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Quick Hits, Volume LIII: Back in Action

Obviously I'm a bit slow to get back into the swing of things here. I thought I'd make it easy on myself and make my first post a collection of Quick Hits...

Calgary Grit has been providing funny but useful profiles of the various candidates for the Liberal leadership. Today he has endorsed Gerard Kennedy as his guy. Although there are several candidates I find interesting, I have to say that CG has made an excellent choice.

Two days ago Warren Kinsella provided a speech he gave listing ten reasons Why McGuinty's A Winner. I don't agree with all of it, but I do agree with the general premise. The Ontario Liberals deserve a B grade for their efforts so far, and that's going to make them awfully hard to beat.

While on hiatus, I enjoyed Andrew Potter's simple breakdown of the fiscal imbalance fallacy. He summarizes the provinces' argument as follows:

Feds: Tax-source rich, responsibility poor
Provinces: Tax-source poor, responsibility rich.

And it is false because the provinces generally have access to all the same taxes that the feds do. The truth is more like this:

Feds: Tax-source rich, responsibility poor
Provinces: Tax-source rich, responsibility rich
(...and in Ontario) Municipalities: Tax-source poor, responsibility rich

Of course, fiscal imbalance means different things to different people.

To a Quebec Premier it means that Ottawa is disproportionately important and should divert cash to Quebec City with no strings attached. To an Albertan Premier it means that Ottawa is a drain and should reduce their role and lower their taxes. And, to an Ontario Premier it means that federal redistributions to poorer provinces (under a variety of programs) is excessive and should be instead used to help Ontario pay for services without (further) breaking a no-tax-increase promise.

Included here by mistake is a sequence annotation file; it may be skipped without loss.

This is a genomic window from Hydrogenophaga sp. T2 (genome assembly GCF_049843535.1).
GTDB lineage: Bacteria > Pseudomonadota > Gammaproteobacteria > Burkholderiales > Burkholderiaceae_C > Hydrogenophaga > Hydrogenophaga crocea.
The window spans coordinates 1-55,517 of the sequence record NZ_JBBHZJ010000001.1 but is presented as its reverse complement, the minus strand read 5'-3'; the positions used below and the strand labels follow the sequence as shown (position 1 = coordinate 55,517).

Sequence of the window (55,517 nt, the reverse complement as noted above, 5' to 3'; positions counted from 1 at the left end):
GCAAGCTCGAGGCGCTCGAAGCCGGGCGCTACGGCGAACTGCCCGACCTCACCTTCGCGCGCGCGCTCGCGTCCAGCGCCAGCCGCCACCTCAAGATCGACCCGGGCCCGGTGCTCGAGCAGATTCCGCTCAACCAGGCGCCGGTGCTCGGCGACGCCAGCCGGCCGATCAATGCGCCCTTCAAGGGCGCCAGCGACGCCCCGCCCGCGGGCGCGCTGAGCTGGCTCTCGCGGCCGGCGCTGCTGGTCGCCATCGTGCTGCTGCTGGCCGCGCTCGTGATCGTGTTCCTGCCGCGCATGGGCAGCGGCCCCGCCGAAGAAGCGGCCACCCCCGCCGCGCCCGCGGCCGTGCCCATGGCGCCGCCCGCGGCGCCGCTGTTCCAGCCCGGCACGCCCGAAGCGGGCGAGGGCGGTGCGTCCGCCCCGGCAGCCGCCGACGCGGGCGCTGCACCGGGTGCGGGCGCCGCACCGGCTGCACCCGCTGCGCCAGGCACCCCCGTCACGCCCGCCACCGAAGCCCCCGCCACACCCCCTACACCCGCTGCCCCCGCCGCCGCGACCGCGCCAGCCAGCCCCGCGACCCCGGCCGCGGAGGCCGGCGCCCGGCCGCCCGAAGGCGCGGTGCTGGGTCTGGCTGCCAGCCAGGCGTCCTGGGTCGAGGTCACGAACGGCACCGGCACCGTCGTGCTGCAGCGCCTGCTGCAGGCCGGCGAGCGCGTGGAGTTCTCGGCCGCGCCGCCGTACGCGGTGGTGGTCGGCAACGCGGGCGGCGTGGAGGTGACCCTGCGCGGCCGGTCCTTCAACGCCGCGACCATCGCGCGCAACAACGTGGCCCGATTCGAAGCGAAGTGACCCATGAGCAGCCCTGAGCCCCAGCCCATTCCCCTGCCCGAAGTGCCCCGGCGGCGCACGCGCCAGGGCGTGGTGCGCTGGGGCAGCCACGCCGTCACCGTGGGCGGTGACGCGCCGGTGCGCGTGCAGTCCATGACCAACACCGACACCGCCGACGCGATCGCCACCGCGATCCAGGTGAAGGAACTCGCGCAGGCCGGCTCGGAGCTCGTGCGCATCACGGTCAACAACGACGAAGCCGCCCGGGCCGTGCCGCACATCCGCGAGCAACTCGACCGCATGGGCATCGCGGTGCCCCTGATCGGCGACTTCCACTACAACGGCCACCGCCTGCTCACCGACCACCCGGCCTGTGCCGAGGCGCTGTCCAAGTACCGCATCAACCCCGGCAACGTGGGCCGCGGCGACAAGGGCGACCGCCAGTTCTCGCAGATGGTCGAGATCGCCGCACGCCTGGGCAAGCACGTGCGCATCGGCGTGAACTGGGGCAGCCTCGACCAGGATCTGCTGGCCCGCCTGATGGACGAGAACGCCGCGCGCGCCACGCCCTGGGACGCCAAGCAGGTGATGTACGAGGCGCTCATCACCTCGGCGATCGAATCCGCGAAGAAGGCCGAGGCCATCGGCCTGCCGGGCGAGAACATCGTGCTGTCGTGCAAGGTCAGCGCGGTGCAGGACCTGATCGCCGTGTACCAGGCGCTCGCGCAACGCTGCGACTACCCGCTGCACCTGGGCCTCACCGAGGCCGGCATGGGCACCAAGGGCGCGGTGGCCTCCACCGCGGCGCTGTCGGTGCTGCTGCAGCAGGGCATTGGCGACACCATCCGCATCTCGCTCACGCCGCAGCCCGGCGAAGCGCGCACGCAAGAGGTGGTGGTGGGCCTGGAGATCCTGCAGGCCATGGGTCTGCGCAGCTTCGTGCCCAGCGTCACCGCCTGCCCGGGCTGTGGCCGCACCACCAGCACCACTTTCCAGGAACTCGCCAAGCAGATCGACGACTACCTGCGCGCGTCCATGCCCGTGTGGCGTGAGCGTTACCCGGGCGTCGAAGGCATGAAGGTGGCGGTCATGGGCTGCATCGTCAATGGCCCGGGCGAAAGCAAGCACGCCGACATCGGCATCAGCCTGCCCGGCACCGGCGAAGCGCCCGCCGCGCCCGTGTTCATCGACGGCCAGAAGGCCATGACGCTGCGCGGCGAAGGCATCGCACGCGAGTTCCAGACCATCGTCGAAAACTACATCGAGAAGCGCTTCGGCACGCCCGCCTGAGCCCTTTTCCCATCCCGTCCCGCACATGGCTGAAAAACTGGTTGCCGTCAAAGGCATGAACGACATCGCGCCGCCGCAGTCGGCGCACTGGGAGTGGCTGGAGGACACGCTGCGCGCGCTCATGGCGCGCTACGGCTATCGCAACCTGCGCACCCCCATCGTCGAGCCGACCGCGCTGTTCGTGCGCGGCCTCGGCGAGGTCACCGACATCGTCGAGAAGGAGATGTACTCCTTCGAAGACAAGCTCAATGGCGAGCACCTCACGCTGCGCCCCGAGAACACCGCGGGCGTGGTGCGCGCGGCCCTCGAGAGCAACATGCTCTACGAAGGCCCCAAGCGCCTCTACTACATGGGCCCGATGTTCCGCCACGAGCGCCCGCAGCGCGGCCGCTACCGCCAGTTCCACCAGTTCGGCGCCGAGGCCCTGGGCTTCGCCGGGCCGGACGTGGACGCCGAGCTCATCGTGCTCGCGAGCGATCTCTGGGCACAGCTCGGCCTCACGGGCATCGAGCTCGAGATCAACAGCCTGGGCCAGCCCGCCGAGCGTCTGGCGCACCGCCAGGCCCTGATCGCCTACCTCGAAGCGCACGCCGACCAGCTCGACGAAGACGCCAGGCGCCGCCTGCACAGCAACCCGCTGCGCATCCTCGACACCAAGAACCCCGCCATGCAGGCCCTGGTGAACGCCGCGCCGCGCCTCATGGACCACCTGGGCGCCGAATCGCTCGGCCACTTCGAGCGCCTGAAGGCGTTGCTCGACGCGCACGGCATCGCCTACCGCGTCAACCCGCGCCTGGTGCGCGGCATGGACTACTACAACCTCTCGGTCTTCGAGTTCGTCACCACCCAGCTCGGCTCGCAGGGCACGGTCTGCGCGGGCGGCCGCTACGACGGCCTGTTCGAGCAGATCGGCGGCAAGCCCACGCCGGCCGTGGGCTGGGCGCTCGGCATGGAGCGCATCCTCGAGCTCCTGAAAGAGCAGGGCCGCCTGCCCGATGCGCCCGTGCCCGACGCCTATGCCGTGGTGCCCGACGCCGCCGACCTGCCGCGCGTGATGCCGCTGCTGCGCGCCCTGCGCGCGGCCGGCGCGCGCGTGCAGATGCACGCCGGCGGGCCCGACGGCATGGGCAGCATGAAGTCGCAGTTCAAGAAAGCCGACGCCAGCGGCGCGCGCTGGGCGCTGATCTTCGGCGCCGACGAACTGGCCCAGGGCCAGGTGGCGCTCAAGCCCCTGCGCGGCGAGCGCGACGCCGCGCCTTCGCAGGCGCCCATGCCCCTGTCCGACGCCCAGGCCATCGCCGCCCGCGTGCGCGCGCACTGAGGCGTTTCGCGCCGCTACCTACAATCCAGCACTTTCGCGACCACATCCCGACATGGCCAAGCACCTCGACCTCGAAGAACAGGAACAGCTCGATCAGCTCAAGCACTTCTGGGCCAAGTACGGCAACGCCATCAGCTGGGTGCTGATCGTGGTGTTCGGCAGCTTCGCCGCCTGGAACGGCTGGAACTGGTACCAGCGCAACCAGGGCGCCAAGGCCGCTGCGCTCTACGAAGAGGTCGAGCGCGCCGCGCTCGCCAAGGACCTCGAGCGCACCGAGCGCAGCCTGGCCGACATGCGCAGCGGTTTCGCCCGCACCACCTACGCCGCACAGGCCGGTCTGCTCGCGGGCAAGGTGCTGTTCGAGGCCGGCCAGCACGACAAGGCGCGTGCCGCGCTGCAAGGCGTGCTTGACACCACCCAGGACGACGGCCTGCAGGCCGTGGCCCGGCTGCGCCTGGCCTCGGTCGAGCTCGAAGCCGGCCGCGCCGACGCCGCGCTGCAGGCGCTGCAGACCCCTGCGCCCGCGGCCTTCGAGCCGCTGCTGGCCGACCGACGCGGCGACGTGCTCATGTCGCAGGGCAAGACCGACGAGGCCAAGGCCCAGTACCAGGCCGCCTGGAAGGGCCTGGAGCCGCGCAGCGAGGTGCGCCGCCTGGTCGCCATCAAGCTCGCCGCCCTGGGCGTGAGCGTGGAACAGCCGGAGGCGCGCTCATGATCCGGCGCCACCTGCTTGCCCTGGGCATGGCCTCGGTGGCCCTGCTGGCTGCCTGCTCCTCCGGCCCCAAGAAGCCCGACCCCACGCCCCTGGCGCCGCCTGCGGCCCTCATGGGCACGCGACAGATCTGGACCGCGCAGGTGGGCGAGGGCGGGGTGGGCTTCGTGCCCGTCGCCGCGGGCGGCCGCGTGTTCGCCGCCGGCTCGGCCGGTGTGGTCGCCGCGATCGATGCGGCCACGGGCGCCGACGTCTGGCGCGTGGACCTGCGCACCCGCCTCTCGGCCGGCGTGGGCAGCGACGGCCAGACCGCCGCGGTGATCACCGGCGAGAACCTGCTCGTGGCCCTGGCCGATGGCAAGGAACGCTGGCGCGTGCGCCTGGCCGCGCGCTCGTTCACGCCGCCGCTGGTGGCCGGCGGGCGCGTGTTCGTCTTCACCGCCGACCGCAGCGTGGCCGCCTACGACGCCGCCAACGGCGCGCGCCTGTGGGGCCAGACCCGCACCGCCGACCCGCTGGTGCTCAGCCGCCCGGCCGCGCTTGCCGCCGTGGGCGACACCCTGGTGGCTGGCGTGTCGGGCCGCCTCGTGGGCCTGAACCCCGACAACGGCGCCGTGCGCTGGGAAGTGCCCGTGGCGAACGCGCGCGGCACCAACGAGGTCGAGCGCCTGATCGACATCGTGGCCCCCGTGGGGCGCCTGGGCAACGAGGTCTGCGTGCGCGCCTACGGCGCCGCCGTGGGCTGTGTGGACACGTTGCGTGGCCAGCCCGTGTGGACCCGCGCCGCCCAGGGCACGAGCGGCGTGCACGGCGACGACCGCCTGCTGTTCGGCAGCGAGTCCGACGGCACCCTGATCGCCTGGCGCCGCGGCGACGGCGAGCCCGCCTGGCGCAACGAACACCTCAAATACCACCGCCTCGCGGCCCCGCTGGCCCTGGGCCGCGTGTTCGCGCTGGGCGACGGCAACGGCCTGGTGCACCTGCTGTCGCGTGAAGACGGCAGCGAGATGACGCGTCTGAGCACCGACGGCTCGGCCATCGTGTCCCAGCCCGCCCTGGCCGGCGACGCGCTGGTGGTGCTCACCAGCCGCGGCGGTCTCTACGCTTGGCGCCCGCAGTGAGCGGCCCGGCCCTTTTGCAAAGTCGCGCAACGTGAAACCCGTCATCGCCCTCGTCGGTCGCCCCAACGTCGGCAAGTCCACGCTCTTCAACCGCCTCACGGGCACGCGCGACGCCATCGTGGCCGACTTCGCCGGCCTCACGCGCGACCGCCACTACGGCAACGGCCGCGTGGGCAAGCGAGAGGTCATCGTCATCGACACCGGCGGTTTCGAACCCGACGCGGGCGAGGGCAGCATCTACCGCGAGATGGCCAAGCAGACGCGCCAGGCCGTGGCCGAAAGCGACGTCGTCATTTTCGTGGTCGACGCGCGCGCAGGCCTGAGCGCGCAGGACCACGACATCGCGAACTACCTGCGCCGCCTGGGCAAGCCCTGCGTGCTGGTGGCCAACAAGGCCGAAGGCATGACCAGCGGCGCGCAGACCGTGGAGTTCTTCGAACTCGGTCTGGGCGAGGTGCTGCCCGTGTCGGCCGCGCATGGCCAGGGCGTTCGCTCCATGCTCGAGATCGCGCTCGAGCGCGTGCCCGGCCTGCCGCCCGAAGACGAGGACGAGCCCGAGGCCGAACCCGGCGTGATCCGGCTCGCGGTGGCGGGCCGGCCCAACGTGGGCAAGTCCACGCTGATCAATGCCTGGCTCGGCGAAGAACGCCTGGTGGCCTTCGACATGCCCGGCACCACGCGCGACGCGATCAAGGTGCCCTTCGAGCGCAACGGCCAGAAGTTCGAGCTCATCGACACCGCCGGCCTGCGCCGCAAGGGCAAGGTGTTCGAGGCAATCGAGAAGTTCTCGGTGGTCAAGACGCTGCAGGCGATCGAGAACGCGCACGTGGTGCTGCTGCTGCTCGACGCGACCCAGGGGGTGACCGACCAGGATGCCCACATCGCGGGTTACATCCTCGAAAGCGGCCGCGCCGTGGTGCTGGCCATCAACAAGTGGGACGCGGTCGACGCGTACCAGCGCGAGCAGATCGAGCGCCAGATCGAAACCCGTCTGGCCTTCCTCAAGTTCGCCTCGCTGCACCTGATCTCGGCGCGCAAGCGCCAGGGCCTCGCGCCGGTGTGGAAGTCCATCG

A reader wrote with a video link for an interview with PM Stephen Harper on issues of concern in Toronto.

He is asked about same-sex marriage, crime and punishment, funding for municipal concerns, the fiscal imbalance, and supporting the Canada Health Act in Alberta. Other than his statement that Dalton McGuinty has already been successful getting a new deal from Paul Martin on the fiscal imbalance question, not much is surprising in this interview. Certainly Harper's answers are reasonable and (other than the SSM revote) I fairly happy with them.

Interestingly, around the 1:24 mark Harper speaks on the issue of the Toronto Port Authority and the island airport expansion. He says that he's aware that there have been controversial decisions, that he's troubled by some of these decisions, and that they are determined to get to the bottom of it and then act.

In the same interview, Harper made a scary Bush-like statement (8:30) that he tends to avoid watching or reading about politics and issues in the media and instead relies on a summary. Thankfully, I trust that Harper's involvement in policy thinking is at the opposite extreme... but the insulation might still be worthy of concern.

Several Toronto-area blogs (see links list at right) had responses to the Ontario budget's promise of money to extend the Spadina subway line beyond York University into the centre of Vaughn.

Certainly I agree that if the TTC gets money, it's first priority can't be expansion. And I agree that if the TTC were to invest in expansion, subways probably wouldn't be at the top of their list. Furthermore, if the TTC was going to extend the subway system, this wouldn't be the wisest choice. Still, I admit that I am illogically happy that Queen's Park has made this promise. What can I say?

The few weeks or so has seen two columns by the Globe and Mail's John Barber and one by the Star's Royson James debating the issue of current-value property tax assessment.

Barber argues about the unfairness of current-value assessment. He agrees that, despite the big headlines, MPAC does a decent (if rude) job of assessing what homes are worth. The real problem is that CVA is forcing more and more of the tax burden onto downtown home-owners, while 416 suburbanites are actually seeing their taxes going down. In a city like Toronto where dense and urban usually correlates with desirable and valuable, CVA is a force that works as a tax against smart city design and healthy, vibrant communities.

James comes back with the equity argument, and points out that a shift away from CVA is a shift towards asking people with less wealth to pay more taxes.

Of course, the value of the house you own doesn't always correlate to your ability to spend, or to your income. That's one of the reasons property tax is not a great way to raise money, particularly for the sorts of income-sharing programs that were downloaded onto municipalities in Ontario. So why not address the real problem? I call for a coalition of columnists who will fight for the uploading of these costs back to Queen's Park!

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